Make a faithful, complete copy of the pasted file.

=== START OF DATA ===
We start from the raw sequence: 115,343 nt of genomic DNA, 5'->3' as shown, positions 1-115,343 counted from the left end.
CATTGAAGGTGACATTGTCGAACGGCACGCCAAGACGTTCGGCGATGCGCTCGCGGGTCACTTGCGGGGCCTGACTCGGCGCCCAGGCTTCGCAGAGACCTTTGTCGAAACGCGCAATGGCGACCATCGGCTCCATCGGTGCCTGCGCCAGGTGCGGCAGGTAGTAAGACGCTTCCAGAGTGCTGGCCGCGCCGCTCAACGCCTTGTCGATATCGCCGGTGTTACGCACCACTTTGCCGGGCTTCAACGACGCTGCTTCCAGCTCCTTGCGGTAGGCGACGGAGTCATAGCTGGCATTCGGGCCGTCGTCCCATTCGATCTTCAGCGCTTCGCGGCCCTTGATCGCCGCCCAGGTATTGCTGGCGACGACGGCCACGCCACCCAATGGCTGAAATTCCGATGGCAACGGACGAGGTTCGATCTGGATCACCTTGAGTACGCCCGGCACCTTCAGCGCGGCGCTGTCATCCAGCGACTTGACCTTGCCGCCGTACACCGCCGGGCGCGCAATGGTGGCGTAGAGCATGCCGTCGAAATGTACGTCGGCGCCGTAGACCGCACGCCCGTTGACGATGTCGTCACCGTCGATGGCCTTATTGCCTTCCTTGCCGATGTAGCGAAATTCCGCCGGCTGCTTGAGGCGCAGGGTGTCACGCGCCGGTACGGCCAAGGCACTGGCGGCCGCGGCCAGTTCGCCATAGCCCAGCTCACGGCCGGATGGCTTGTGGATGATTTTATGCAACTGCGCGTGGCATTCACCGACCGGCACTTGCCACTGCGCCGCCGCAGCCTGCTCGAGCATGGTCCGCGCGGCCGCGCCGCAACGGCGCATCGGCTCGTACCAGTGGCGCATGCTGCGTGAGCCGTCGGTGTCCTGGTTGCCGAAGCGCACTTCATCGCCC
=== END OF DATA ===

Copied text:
We start from the raw sequence: 115,343 nt of genomic DNA, 5'->3' as shown, positions 1-115,343 counted from the left end.
CATTGAAGGTGACATTGTCGAACGGCACGCCAAGACGTTCGGCGATGCGCTCGCGGGTCACTTGCGGGGCCTGACTCGGCGCCCAGGCTTCGCAGAGACCTTTGTCGAAACGCGCAATGGCGACCATCGGCTCCATCGGTGCCTGCGCCAGGTGCGGCAGGTAGTAAGACGCTTCCAGAGTGCTGGCCGCGCCGCTCAACGCCTTGTCGATATCGCCGGTGTTACGCACCACTTTGCCGGGCTTCAACGACGCTGCTTCCAGCTCCTTGCGGTAGGCGACGGAGTCATAGCTGGCATTCGGGCCGTCGTCCCATTCGATCTTCAGCGCTTCGCGGCCCTTGATCGCCGCCCAGGTATTGCTGGCGACGACGGCCACGCCACCCAATGGCTGAAATTCCGATGGCAACGGACGAGGTTCGATCTGGATCACCTTGAGTACGCCCGGCACCTTCAGCGCGGCGCTGTCATCCAGCGACTTGACCTTGCCGCCGTACACCGCCGGGCGCGCAATGGTGGCGTAGAGCATGCCGTCGAAATGTACGTCGGCGCCGTAGACCGCACGCCCGTTGACGATGTCGTCACCGTCGATGGCCTTATTGCCTTCCTTGCCGATGTAGCGAAATTCCGCCGGCTGCTTGAGGCGCAGGGTGTCACGCGCCGGTACGGCCAAGGCACTGGCGGCCGCGGCCAGTTCGCCATAGCCCAGCTCACGGCCGGATGGCTTGTGGATGATTTTATGCAACTGCGCGTGGCATTCACCGACCGGCACTTGCCACTGCGCCGCCGCAGCCTGCTCGAGCATGGTCCGCGCGGCCGCGCCGCAACGGCGCATCGGCTCGTACCAGTGGCGCATGCTGCGTGAGCCGTCGGTGTCCTGGTTGCCGAAGCGCACTTCATCGCCC